open daily June-October; and weekends only
during May and November. Hours of operation
are 11:00 a.m.-5:30 p.m. Admission is free,
however a $2.00 donation per person is suggested.
For more information call 301-695-1864.
Ghosts have also been seen at the Piper
House, Sherrick House, Otto House and St.
Paul Episcopal Church, which was used, as
a Confederate field hospital following the
Many ghost hunters have investigated Antietam
Battlefield and have come away with paranormal
photos of "orbs" and strange mists.
There certainly appears to be here ample
reason to conduct an investigation of our
Second only to Gettysburg in the annals
of warlike horror is Antietam. On a single
day – September 17, 1862 – the
Union and Confederate Armies clashed in
the corn fields and farmlands surrounding
this little corner of a divided nation.
When the day had ended, 23,000 souls had
been dispatched to the hereafter: this is
more than all the dead of the American Revolutionary
War, the War of 1812, and the Mexican American
and the Spanish American conflicts combined.
Burnside Bridge at the Antietam National
Battlefield near Sharpsburg, Maryland. This
is taken from the Confederate position where
the Georgians held off the Union troops'
crossing until they were overwhelmed.
Nine months after the battle in June of
1863, Southern soldiers again found themselves
walking upon the old battlefield near Sharpsburg
as they marched north into Pennsylvania.
One soldier, a Confederate private, took
the time to write to his family and describe
what he saw.
"June 15, 1863
Dear Father, Mother, and Family,
I have been this morning over the old Sharpsburg
Battlefield and have witnessed the most
horrible sights that my eyes ever beheld.
I saw the dead in any number just lying
on top of the ground, their bones bleaching
and they by the many hundreds. Oh what a
horrible sight for human beings to look
upon. God grant that the time may speedily
come that the peace may return to our once
happy country and our lives be spared to
meet each other again on earth."
George Harlow, Private,
Company D, 23rd Virginia [O]
Over the years visitors and park rangers
alike have reported strange occurrences
from the now idyllic fields of Antietam.
Like their brothers at Gettysburg, the soldiers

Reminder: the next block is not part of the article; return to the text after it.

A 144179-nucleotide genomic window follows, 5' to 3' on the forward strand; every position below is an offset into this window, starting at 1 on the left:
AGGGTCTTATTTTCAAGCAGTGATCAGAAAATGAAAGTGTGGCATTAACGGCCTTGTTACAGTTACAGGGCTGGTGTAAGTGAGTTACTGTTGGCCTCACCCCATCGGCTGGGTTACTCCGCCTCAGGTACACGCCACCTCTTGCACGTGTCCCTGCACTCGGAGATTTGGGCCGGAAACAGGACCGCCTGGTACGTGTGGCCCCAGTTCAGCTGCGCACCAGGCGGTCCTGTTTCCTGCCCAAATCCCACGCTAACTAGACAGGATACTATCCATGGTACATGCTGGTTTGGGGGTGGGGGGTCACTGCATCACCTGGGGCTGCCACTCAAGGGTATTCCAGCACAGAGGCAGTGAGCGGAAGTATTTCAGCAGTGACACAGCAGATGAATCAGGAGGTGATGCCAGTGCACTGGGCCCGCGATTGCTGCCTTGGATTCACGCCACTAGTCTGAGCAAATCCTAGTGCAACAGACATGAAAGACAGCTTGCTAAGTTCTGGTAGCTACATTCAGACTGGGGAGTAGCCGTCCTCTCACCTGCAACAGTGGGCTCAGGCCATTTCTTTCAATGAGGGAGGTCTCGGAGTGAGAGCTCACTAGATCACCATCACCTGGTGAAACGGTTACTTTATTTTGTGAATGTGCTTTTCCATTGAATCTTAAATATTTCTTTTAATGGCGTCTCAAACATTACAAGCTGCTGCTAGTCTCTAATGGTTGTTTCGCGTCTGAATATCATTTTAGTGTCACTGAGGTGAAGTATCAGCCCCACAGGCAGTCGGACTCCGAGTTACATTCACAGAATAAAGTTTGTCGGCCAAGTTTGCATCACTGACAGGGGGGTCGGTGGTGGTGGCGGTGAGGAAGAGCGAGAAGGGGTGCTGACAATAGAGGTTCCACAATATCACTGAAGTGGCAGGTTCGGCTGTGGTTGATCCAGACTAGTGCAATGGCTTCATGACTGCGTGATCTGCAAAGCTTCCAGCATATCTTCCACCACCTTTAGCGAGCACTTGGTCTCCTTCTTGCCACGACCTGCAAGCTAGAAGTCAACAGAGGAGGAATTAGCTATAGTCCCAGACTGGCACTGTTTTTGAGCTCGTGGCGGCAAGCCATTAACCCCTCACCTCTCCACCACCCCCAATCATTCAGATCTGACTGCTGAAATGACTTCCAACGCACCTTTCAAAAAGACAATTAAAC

who fell at Antietam still remain as more
Operating Hours & Seasons
Daily, summer: 8:30 a.m. to 6:00 p.m.; daily,
winter: 8:30 a.m. to 5:00 p.m. Closed Thanksgiving,
Christmas, and New Year's Day.
Antietam National Park Home Page
The Battle of Antietam Official Records
and Battle DescriptionThe Battle of Antietam
(The Bloodiest Day of the Civil War)
September 17, 1862
"Baltimore: A House Divided"
Civil War Trail is open.
Cross the Potomac River with Lee. Discover
the "Lost Orders" with McClellan
and fight the battles of South Mountain
as you follow the roads the soldiers used
during the 1862 Antietam Campaign. Trace
the route of John Wilkes Booth's escape
route through southern Maryland after he
shot Abraham Lincoln. Ride with Confederate
Jubal Early as he marched toward Washington
in 1864. Have a look at a prisoner-of-war
camp at Point Lookout. Visit Baltimore's
rich store of Civil War sites and uncover
the secrets of Frederick, Washington, Carroll
and Montgomery counties.
Antietam National Battlefield and South
Mountain State Park in Washington County.
National Battlefield - Antietam National
The National Park Service's official expanded
website of Antietam National Battlefield.
NEW: Combined Virginia/Maryland Civil War
NPS website: Antietam National Battlefield
28 photos of Antietam National Cemetery:
"Sites of Memory"
History of Antietam National Cemetery, including
a descriptive list of all the loyal soldiers
buried therein together with the ceremonies
and address on the occasion of the dedication
of the grounds, September, 17th, 1867, Antietam
National Cemetery, Western Maryland Public
Retrieved from "http://en.wikipedia.org/wiki/Antietam_National_Battlefield"
ALSO SEE: THE TOP
TEN MOST HAUNTED BATTLEFIELD LIST
the battles have long ago ended and the
sound of cannons and muskets is but a distant
memory, there are some souls who are still
waiting for the call to “Retreat”
– and for them, it may never come!
plans to visit a Haunted Battlefield today!